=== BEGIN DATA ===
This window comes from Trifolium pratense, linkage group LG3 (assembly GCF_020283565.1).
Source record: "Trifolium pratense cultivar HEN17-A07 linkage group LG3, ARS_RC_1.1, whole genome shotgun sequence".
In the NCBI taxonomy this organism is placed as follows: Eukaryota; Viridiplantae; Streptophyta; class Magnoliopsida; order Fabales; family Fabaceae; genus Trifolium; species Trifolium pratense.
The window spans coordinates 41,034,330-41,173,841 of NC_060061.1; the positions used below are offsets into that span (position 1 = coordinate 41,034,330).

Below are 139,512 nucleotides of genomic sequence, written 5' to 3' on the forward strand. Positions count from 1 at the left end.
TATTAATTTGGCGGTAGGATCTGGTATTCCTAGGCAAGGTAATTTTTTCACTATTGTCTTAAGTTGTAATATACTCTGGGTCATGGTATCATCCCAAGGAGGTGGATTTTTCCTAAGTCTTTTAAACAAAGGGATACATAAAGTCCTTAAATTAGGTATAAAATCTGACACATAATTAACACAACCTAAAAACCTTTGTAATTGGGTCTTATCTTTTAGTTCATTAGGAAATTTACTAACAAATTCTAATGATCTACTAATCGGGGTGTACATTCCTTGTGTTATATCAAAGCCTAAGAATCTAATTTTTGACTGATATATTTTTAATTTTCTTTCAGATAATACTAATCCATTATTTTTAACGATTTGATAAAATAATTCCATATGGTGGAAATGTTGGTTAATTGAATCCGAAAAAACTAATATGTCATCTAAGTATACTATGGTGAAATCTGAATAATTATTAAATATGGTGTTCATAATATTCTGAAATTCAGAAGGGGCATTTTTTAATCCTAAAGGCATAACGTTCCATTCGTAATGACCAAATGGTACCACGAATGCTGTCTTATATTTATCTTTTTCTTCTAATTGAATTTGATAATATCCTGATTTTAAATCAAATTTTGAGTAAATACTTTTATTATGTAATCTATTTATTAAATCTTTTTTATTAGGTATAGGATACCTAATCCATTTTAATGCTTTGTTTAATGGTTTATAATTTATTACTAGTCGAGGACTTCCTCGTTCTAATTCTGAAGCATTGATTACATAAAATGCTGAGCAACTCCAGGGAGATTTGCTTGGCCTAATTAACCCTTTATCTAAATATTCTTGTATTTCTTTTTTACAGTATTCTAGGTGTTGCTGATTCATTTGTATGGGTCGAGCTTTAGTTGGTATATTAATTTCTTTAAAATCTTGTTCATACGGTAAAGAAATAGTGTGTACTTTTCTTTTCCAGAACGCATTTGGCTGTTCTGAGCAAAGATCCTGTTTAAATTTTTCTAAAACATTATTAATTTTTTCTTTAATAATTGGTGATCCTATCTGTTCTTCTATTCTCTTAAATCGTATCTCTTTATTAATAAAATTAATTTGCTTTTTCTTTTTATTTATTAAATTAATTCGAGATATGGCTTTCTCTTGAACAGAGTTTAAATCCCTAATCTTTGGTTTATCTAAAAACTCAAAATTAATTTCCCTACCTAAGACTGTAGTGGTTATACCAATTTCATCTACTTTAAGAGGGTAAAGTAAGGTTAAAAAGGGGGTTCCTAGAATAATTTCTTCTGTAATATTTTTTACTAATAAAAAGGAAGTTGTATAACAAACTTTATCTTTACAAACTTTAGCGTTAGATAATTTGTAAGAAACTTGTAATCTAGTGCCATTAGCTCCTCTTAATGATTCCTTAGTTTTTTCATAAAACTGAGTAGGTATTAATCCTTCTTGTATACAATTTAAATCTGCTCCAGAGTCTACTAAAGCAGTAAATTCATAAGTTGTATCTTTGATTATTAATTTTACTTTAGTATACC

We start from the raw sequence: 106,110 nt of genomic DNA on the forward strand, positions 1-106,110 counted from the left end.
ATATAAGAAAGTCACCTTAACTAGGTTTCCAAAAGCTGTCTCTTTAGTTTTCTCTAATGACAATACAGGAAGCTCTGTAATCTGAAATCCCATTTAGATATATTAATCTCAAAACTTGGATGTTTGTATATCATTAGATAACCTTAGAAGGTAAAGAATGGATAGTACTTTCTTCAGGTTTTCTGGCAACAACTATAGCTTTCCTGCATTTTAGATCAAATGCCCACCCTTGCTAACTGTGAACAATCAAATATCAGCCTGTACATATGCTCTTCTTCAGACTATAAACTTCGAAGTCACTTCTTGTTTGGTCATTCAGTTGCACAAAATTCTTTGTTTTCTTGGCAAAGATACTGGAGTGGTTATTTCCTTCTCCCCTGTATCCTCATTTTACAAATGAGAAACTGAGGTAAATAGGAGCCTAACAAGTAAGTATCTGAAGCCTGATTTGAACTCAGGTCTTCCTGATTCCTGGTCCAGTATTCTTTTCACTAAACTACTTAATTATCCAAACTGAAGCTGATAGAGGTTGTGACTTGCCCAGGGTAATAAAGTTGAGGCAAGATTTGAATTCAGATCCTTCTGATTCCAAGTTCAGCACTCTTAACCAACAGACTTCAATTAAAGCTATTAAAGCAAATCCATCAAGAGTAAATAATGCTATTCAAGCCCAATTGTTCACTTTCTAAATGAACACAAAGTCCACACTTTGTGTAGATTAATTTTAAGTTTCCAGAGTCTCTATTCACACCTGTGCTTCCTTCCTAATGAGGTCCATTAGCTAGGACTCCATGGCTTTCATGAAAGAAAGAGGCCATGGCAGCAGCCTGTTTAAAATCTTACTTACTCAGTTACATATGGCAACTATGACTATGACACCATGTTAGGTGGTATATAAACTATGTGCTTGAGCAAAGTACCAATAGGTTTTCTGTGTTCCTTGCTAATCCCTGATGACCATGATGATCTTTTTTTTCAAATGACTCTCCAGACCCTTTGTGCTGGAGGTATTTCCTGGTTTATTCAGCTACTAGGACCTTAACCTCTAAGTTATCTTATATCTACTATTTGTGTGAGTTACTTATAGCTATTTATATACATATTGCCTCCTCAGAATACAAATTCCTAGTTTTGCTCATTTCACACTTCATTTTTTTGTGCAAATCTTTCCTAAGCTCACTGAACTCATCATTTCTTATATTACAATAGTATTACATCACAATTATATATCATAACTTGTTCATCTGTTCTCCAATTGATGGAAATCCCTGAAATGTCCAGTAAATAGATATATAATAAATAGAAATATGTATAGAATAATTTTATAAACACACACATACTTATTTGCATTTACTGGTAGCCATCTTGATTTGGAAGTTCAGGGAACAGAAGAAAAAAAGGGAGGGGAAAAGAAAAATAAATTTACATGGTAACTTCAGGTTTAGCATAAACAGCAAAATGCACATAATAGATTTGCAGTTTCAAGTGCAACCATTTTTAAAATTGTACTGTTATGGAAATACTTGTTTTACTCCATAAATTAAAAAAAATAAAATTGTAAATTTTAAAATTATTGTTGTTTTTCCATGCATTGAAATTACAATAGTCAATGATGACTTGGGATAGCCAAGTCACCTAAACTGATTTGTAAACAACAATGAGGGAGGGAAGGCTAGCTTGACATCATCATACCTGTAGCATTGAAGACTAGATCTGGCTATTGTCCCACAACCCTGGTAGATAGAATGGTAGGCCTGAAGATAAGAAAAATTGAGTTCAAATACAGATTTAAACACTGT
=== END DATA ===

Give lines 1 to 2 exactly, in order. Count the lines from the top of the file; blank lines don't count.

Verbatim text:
This window comes from Trifolium pratense, linkage group LG3 (assembly GCF_020283565.1).
Source record: "Trifolium pratense cultivar HEN17-A07 linkage group LG3, ARS_RC_1.1, whole genome shotgun sequence".